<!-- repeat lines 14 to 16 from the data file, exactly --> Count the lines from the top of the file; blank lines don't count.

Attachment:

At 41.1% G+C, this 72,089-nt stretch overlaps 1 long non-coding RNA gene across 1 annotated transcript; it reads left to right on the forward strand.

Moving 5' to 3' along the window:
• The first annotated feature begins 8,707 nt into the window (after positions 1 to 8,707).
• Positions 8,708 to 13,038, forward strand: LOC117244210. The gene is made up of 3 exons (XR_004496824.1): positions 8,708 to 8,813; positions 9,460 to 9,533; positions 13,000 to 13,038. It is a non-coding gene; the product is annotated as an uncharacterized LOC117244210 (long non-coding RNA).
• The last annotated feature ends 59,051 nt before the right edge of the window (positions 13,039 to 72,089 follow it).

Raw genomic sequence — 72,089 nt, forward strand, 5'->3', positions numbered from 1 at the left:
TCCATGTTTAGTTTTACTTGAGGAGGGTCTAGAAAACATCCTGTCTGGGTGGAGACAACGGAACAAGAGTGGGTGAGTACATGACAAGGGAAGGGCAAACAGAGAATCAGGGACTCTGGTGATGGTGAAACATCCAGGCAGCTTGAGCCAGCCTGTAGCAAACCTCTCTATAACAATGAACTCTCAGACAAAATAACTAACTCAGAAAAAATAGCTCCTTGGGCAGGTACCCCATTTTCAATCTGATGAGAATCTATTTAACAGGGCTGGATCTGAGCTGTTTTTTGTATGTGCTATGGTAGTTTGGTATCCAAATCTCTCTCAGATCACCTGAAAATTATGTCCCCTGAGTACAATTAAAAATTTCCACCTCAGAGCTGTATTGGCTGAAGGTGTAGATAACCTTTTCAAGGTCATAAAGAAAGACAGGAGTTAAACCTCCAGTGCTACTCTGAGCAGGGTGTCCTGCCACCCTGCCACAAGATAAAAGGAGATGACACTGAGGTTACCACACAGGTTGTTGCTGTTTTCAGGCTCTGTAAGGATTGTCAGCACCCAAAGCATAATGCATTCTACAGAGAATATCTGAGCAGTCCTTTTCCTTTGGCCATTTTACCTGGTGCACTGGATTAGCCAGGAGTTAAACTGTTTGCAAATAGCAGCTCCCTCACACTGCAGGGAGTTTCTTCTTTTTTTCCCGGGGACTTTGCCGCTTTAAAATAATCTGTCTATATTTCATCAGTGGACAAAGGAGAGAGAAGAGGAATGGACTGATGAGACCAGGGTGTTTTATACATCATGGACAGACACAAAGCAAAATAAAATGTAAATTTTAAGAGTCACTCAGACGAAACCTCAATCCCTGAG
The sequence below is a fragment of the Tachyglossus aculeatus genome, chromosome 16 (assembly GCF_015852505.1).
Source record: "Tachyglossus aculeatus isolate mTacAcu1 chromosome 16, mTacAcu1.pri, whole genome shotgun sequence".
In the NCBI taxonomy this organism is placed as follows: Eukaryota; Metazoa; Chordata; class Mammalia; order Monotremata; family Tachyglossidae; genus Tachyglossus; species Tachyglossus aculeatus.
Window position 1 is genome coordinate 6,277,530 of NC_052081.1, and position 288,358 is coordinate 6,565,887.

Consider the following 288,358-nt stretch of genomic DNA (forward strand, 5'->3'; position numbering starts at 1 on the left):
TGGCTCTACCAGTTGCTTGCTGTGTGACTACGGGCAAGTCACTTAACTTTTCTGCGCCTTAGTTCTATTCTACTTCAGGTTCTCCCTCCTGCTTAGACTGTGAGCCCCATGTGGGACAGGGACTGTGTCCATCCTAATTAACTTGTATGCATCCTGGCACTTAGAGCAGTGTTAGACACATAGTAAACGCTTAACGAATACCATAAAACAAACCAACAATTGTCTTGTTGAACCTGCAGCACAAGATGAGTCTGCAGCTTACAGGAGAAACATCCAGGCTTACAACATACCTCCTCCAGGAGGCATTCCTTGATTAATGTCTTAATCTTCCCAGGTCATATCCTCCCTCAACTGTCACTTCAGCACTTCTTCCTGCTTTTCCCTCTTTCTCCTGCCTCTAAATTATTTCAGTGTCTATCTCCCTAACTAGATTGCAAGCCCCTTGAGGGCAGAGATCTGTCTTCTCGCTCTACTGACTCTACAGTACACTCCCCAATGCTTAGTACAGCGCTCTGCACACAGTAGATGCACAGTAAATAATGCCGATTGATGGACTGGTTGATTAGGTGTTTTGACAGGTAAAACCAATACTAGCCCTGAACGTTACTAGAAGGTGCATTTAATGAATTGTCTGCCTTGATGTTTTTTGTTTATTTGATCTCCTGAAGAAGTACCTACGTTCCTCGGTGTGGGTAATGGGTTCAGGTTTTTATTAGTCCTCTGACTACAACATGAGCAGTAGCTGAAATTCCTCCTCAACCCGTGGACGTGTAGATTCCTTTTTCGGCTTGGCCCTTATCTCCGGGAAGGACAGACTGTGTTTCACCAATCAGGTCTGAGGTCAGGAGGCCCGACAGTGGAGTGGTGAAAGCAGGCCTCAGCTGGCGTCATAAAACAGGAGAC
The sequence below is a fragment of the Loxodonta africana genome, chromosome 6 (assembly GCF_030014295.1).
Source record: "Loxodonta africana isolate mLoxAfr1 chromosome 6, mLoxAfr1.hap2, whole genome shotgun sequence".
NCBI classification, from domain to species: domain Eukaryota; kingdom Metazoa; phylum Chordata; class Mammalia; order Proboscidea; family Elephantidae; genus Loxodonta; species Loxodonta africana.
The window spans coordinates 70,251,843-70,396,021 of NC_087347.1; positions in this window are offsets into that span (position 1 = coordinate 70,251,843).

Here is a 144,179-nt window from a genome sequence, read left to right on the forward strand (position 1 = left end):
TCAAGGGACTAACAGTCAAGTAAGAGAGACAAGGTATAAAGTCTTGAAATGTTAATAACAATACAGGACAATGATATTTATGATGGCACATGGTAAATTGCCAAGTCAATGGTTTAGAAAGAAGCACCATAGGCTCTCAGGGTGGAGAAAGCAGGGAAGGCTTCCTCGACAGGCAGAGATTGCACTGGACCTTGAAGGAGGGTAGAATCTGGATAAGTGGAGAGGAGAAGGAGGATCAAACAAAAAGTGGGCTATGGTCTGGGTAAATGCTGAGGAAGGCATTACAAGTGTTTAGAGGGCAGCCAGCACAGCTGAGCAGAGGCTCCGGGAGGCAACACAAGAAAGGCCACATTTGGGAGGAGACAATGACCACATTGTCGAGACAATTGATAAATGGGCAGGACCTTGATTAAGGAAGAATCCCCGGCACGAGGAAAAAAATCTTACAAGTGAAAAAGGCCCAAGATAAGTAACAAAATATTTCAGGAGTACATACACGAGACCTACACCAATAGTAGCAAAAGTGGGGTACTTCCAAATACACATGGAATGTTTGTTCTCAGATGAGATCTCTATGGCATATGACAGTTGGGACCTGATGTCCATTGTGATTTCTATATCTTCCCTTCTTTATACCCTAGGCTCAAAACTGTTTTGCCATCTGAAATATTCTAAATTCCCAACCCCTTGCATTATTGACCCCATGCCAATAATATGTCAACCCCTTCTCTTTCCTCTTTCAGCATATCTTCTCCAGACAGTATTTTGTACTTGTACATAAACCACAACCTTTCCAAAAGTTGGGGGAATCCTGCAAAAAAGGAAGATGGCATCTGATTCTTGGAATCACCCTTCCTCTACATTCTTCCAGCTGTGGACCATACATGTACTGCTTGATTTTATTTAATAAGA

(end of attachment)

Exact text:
The sequence below is a fragment of the Loxodonta africana genome, chromosome 6 (assembly GCF_030014295.1).
Source record: "Loxodonta africana isolate mLoxAfr1 chromosome 6, mLoxAfr1.hap2, whole genome shotgun sequence".
NCBI classification, from domain to species: domain Eukaryota; kingdom Metazoa; phylum Chordata; class Mammalia; order Proboscidea; family Elephantidae; genus Loxodonta; species Loxodonta africana.